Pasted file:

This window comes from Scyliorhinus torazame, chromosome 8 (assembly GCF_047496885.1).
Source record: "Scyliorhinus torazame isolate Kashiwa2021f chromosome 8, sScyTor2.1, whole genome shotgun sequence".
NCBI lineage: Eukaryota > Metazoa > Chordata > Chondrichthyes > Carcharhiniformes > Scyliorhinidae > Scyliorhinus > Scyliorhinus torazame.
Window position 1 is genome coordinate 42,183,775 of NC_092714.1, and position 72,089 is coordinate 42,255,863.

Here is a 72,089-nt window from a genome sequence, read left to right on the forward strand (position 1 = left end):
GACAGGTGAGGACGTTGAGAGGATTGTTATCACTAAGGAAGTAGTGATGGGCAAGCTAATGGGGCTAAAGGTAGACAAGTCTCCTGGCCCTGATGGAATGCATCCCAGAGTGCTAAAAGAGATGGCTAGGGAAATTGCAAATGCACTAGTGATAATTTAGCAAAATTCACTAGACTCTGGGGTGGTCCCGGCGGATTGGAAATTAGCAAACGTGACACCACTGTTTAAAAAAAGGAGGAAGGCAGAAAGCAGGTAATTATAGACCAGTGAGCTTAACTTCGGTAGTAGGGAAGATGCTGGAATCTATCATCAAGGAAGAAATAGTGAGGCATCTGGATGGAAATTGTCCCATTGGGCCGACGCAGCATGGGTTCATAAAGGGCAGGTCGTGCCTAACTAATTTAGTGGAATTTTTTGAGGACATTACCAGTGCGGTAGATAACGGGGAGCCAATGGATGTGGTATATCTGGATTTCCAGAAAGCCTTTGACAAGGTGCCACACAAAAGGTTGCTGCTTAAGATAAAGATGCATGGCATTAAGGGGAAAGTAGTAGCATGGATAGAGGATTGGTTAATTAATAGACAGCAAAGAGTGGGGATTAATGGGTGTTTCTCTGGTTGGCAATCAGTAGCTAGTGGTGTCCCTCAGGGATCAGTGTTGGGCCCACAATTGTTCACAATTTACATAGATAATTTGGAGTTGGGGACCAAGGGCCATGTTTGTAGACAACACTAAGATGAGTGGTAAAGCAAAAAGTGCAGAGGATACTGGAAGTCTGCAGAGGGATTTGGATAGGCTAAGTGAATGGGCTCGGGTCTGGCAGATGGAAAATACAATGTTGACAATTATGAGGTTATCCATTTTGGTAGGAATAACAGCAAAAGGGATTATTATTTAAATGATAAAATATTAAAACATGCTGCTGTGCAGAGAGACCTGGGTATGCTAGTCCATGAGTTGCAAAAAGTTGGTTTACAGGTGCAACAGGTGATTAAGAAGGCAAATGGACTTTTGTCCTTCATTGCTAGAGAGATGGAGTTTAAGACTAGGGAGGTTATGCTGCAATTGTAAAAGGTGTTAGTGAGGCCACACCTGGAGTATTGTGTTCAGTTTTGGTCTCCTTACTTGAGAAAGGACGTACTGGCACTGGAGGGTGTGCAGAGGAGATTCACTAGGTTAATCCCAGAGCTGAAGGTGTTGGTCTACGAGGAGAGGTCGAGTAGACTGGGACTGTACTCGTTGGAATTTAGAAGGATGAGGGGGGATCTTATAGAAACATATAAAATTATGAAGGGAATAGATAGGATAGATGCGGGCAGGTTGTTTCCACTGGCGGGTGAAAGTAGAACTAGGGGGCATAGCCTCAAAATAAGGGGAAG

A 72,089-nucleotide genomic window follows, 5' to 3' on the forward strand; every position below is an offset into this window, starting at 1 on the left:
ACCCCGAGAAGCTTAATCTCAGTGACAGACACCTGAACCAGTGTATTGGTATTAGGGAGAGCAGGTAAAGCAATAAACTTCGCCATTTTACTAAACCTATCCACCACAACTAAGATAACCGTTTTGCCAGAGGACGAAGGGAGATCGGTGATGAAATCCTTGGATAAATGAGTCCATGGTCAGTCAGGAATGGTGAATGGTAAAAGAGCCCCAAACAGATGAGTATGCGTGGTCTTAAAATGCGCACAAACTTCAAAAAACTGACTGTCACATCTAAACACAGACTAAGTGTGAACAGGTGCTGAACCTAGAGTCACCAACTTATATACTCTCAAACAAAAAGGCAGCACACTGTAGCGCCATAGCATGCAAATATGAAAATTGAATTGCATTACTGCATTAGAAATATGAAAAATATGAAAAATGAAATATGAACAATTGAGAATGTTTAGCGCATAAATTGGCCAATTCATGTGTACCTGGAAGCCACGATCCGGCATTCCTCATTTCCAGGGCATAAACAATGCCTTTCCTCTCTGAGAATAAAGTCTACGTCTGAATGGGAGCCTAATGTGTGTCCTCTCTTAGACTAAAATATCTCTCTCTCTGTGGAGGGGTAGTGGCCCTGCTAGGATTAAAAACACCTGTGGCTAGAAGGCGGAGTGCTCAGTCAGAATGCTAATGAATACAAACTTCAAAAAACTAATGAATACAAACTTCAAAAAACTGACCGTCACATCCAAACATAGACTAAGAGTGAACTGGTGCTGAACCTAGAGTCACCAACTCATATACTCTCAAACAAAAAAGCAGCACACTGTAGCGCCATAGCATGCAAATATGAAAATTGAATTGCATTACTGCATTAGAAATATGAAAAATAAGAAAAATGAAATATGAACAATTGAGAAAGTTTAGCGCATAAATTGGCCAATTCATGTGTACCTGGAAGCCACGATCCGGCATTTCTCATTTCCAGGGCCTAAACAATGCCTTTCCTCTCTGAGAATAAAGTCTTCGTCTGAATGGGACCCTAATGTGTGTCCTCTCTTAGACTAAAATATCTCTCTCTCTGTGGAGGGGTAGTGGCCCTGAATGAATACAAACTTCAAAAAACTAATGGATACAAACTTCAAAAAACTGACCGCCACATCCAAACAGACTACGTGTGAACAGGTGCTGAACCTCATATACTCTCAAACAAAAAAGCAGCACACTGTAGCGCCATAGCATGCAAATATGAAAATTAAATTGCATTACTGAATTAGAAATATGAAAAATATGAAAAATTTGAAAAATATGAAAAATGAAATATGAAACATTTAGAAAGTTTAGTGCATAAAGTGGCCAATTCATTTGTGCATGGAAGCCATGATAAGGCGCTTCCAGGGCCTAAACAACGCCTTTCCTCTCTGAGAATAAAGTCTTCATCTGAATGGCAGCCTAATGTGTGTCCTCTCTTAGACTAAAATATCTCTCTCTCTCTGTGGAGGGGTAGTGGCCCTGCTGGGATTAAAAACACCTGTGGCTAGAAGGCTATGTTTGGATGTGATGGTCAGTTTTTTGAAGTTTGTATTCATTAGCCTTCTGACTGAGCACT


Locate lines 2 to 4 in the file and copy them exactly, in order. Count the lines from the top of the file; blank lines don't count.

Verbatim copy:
Source record: "Scyliorhinus torazame isolate Kashiwa2021f chromosome 8, sScyTor2.1, whole genome shotgun sequence".
NCBI lineage: Eukaryota > Metazoa > Chordata > Chondrichthyes > Carcharhiniformes > Scyliorhinidae > Scyliorhinus > Scyliorhinus torazame.
Window position 1 is genome coordinate 42,183,775 of NC_092714.1, and position 72,089 is coordinate 42,255,863.